"The Savoy was, for lack of a better word, an absolute beast, but it operated very well," Pare said. "I dealt with all kinds of clientele and guests who had high expectations. They really knew what they wanted, and in London and a lot of places now, there are a lot of offerings out there so the standard was very high, and to maintain that was always a bit of pressure, but it was inspiration as well. You always wanted to do your best."

But the Savoy's professional allure wasn't enough to keep Pare from his real goal: heading his own kitchen with his uncle Jay at the helm.

"We always said we wanted to run a business together," he said. "I just wanted to come back home and prolong Mario's legacy with Caramba, and then Jay having such a great relationship with him — Mario hired Jay at Il Caminetto — it just seemed like it came full circle and was very fitting. I saw it as a sign."

With fewer chefs behind him, Pare said the same approach applies now as when he led a small army of white coats in London, except there's more time to sweat the little stuff.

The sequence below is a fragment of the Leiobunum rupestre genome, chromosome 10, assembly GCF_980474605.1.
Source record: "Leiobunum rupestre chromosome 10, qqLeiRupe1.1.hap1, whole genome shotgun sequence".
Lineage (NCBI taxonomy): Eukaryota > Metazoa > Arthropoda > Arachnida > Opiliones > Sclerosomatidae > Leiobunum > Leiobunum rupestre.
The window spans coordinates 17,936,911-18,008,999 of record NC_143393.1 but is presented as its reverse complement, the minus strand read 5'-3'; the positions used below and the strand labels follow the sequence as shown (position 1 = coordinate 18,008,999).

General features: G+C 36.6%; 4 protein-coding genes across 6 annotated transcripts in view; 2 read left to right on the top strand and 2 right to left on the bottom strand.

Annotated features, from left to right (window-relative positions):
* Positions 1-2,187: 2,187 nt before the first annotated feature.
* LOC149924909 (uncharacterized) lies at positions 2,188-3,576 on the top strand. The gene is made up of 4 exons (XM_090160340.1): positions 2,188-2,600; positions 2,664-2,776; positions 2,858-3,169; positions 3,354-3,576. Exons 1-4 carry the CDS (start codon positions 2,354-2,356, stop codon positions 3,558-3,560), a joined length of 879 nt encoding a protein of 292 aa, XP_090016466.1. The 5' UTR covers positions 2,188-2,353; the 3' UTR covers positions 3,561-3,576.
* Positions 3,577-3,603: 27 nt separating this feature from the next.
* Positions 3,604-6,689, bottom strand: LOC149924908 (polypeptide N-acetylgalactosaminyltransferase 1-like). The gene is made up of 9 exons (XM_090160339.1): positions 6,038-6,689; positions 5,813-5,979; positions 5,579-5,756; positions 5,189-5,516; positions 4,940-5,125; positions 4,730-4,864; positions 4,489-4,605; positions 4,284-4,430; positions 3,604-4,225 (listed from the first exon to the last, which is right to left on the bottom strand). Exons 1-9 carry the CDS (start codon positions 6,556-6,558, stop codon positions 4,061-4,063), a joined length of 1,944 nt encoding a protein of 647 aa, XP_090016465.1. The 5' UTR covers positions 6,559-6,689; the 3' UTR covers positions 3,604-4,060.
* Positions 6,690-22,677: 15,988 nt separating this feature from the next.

"When you're running a brigade of 94 chefs, it's continuously ongoing and it never stops. But I think the philosophy stays the same when you have even 15 to 20 chefs," he said. "What's nice about that is now we can really concentrate on the smaller details and the preparation of certain items to speak to what Caramba is: a casual dining experience that's still done really well."

Now, with a few weeks under his belt since Caramba changed hands, Pare is working hard to maintain the sparkling reputation of one of Whistler's favourite eateries. But that doesn't mean he's forgotten about the big picture, and hopes to put his own spin on a local culinary gem.

"The name says it all: Caramba should be something exciting," he said. "Our hope and plan is that we're not only going to continue on that tradition, but continue moving forward. Where will that go at this point in time? Keeping the simplicity is No. 1... but we also want to be as delicious and consistent as possible. We want to make sure when the guest comes in, that they want to come back."

Star anise cured salmon and white asparagus salad

Ingredients

1.5 lbs Fresh Atlantic Salmon (half fillet)

1.5 cups Anise curing mix

Anise Curing mix

Star anis 1 cup

Caraway 2 tbsp

Thyme 1.5 tbsp